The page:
von Hassler. “[Autumn Adobe, Sangre de Cristo],”
c. 1950. Oil
on artist’s board [Highlite Canvo Board]. Signed by
artist at bottom center: Von Hassler. Panel size: 18 x 24".
Frame size: 23 1/2 x 29 1/2". Written on verso: “Purchased
from artist 1955.” Gorgeous presentation in a
custom hand-made frame in 22K gold leaf (“American Impressionist”
style with adzed panel).
lovely autumn scene of the Sangre de Cristo Mountains by
the “Dean of the Albuquerque Art Colony,” this
original oil painting features the landscape of Trampas,
a small Hispanic village on the road to Taos where the artist
often painted. Carl von Hassler’s images describe
the character of northern New Mexico before the advent of
paved roads, and the present work is especially fine for
its evocation of the cottonwoods and aspen trees in fall
colors. Von Hassler spent more than 20 years developing
a new painting technique that caused a stir among his colleagues.
He discovered what he called an “atomic substance”
upon which he painted and which could withstand great heat.
This was important, as he baked the paintings at up to 600
degrees, a process that imparted a ceramic quality to his
colors and prevented them from fading. It also made the
paintings fire resistant. The technique is evident in the
work offered here and accounts for the painting’s
softly glowing, enamel-like quality.
in Germany of French and Dutch parents, Von Hassler (1887–1969)
came to New Mexico by an indirect but fascinating route.
He first studied painting at a naval academy in Kiel, where
he was free to travel for seven months of the year. He spent
these months studying art at the influential Düsseldorf
Academy and privately with Europe’s finest artists.
He made his first trip to the United States while he was
in the navy, often stating that he was inspired to visit
America when the Buffalo Bill Wild West Show came to his
hometown of Bremen in 1903. Von Hassler vividly recalled
his first acquaintance with the American cowboys, Indians,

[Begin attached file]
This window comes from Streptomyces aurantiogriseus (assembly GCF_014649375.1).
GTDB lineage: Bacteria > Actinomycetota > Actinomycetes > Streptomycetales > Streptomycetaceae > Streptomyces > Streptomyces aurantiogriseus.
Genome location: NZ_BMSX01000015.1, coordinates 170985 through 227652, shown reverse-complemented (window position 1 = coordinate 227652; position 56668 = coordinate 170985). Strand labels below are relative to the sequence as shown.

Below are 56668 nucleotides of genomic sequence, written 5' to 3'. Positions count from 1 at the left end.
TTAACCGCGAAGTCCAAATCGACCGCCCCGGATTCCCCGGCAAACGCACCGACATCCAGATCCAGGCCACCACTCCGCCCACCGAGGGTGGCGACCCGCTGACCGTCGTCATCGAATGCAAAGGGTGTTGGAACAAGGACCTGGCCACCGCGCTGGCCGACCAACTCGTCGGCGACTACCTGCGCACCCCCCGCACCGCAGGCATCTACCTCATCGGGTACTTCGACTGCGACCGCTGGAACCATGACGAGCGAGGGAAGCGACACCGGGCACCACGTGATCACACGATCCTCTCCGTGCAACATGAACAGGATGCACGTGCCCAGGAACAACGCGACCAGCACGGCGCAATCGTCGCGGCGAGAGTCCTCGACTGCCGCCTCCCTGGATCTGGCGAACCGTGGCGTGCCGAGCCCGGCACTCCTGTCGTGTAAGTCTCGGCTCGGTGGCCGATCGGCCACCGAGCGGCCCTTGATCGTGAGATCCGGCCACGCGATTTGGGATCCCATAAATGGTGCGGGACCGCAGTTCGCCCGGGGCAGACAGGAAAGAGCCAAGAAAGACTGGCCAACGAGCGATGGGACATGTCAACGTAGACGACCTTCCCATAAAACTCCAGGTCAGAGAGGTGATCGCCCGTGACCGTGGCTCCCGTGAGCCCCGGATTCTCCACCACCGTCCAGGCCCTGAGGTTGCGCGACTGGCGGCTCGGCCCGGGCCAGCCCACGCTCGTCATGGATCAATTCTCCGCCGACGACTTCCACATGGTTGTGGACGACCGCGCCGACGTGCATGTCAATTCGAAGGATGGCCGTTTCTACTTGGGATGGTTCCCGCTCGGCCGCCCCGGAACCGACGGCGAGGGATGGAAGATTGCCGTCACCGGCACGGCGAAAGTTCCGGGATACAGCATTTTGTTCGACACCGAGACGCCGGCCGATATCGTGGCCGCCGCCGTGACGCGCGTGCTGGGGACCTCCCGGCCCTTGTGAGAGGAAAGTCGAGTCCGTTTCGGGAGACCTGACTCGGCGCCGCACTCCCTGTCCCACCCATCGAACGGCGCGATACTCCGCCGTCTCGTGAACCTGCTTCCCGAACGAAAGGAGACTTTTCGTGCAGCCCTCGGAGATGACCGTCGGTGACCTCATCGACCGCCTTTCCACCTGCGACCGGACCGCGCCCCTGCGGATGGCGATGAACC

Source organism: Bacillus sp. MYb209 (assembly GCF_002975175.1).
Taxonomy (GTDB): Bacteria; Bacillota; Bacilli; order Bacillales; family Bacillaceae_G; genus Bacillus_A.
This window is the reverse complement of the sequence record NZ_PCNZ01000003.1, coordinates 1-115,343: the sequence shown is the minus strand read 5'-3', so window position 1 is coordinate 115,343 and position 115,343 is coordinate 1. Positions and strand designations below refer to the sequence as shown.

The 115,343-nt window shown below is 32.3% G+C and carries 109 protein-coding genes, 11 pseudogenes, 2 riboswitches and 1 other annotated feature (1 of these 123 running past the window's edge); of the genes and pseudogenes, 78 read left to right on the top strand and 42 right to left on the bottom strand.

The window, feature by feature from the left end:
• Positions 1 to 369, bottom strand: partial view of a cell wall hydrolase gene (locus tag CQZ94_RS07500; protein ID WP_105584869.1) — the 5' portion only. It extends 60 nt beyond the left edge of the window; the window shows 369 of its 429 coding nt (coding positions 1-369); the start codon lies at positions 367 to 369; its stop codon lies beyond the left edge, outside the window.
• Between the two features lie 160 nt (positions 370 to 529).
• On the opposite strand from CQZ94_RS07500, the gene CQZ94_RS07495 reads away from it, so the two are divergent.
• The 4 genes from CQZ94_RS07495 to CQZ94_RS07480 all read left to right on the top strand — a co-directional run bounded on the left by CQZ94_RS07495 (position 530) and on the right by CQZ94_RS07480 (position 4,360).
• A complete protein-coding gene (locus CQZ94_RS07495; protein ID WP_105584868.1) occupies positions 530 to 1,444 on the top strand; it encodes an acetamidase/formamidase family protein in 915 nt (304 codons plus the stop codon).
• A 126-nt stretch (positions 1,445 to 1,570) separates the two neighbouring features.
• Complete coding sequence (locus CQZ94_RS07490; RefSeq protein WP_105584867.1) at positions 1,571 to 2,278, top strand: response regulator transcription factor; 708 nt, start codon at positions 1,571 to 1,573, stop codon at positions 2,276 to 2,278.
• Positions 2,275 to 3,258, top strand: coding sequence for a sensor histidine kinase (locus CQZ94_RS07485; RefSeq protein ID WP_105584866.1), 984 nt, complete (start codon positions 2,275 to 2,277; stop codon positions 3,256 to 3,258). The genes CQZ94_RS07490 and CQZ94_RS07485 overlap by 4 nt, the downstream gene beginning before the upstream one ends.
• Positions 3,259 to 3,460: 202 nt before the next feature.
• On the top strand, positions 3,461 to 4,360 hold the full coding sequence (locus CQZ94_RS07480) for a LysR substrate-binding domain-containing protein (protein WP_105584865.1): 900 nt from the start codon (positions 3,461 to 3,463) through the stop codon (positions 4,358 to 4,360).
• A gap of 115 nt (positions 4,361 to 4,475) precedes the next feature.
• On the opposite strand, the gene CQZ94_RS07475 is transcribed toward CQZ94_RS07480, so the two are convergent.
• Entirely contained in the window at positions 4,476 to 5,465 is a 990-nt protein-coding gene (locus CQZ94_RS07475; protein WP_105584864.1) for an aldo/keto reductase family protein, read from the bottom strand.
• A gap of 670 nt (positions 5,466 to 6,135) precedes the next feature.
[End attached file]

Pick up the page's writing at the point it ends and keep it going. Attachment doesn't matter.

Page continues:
and horses as the show disembarked in the harbor. His interest
in the American Southwest never diminished.
1909 the artist immigrated to the United States to study
in Greenwich Village, where he became a member of the Ash
Can School founded by Robert Henri. He fought for the American
cause during World War I, and after leaving the service
in 1922, he relocated to New Mexico. He worked briefly in
Santa Fe and then settled permanently in Albuquerque where
he married a Cherokee woman who established a fine artistic
reputation in her own right.
by the work of the Taos artist Ernest L. Blumenschein, Von
Hassler’s enthusiasm for New Mexico was infectious
and he soon became an important figure in the Albuquerque
art colony. His reputation as a landscape painter is based
on his realistic scenes of Albuquerque and Santa Fe landmarks,
but he painted as well throughout the Southwest and as far
west as Northern California. He also executed some significant
works of public art in Albuquerque. In 1924, he painted
a series of murals for the city’s Franciscan Hotel,
a building that has since been demolished. Three years later
he completed murals for the famous KiMo Theatre, a landmark
movie palace in the Pueblo Deco style.
Hassler’s hallmark nonetheless remained his treatment
of his beloved New Mexico landscape. Contemporary art critics
described him as a master of the natural beauty of the state
and one of the rare artists who could capture the simplicity
and humility of the area in rich plein-air paintings. He
was especially adept at reproducing the vibrant range of
colors that transform New Mexico villages during seasonal
changes, an excellent example of which is offered in the
present painting. These canvases typify his belief that
“nature is the greatest of teachers, and to be a truly
good artist one has to be a first-rate naturalist.”
Adobe, Sangre de Cristo exemplifies the artist’s
quintessential subject and his unique technique for depicting
the glories of the New Mexico landscape.
Refs.: David Clemmer, Serenading the Light: Painters of the Desert Southwest (2003).